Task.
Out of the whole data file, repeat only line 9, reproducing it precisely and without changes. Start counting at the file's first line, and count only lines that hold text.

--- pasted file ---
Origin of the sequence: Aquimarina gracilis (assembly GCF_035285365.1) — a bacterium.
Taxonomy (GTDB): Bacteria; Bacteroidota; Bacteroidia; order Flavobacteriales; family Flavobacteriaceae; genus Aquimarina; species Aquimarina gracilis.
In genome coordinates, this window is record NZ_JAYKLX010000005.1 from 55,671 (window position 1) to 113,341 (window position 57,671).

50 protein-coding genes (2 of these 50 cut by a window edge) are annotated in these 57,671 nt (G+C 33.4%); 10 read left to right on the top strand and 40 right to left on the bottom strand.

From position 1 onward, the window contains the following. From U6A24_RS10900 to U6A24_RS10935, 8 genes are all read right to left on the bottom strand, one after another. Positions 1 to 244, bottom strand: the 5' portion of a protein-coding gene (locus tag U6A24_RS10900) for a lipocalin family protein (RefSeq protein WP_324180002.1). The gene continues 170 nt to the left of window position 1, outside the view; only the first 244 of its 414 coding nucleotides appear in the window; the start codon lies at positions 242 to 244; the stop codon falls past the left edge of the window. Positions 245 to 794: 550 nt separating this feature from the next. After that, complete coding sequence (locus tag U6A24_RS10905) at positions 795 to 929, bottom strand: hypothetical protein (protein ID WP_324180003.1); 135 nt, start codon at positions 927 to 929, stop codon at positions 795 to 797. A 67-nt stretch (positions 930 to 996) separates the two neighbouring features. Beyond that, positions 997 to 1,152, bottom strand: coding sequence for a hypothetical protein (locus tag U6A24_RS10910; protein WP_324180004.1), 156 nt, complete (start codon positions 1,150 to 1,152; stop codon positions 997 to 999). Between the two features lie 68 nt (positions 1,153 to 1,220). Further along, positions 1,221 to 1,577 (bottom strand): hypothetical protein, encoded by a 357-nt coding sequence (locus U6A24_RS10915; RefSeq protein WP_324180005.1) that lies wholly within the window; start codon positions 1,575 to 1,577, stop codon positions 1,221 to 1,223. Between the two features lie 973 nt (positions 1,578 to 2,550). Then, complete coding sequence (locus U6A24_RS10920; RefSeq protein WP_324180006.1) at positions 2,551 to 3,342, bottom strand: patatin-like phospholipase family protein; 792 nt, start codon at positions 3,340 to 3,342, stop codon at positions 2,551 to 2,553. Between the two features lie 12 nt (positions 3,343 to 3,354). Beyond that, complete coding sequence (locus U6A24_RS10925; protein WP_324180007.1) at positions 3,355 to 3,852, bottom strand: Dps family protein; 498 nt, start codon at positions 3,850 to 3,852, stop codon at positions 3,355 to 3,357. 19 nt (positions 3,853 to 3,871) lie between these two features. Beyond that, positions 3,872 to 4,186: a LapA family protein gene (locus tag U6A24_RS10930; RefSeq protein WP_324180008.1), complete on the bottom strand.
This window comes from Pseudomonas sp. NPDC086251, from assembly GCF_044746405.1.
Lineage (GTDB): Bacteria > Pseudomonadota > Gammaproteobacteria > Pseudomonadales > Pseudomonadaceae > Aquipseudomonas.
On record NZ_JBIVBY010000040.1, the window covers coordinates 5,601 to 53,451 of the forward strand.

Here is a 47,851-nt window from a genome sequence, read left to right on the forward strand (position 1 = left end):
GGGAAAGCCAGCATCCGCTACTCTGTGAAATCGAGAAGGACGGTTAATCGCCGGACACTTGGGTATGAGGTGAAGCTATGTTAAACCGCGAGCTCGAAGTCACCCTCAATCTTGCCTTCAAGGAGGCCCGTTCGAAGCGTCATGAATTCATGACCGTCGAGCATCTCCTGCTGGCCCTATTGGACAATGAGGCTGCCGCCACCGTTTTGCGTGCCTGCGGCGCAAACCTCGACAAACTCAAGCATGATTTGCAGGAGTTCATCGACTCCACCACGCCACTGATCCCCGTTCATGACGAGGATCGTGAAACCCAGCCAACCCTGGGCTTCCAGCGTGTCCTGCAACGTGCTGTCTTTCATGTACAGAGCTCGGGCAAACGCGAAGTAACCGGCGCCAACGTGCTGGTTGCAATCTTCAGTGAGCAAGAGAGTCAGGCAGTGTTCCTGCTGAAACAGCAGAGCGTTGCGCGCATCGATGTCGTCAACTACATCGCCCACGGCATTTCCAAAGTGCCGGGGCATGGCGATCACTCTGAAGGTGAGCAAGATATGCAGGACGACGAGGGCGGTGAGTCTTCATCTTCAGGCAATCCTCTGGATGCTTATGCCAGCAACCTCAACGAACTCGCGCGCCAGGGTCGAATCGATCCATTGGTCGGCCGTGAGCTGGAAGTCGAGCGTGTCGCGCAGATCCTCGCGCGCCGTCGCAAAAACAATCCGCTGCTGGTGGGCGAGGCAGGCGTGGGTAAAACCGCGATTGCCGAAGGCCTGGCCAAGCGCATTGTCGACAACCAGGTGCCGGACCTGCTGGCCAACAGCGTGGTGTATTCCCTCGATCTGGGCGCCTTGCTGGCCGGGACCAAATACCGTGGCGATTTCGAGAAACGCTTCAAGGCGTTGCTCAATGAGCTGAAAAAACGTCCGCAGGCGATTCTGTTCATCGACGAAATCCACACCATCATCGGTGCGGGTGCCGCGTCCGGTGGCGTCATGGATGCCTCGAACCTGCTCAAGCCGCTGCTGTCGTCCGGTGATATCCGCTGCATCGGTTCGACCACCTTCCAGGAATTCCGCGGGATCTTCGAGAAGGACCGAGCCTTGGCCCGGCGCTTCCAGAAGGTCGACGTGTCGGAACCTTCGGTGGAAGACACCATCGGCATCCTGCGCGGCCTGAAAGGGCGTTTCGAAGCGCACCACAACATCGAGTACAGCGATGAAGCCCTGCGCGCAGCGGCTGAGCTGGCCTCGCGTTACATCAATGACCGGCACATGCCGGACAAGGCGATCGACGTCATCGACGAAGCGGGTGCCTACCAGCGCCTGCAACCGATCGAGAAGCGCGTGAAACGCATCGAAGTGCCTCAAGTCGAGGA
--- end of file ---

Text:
Here is a 47,851-nt window from a genome sequence, read left to right on the forward strand (position 1 = left end):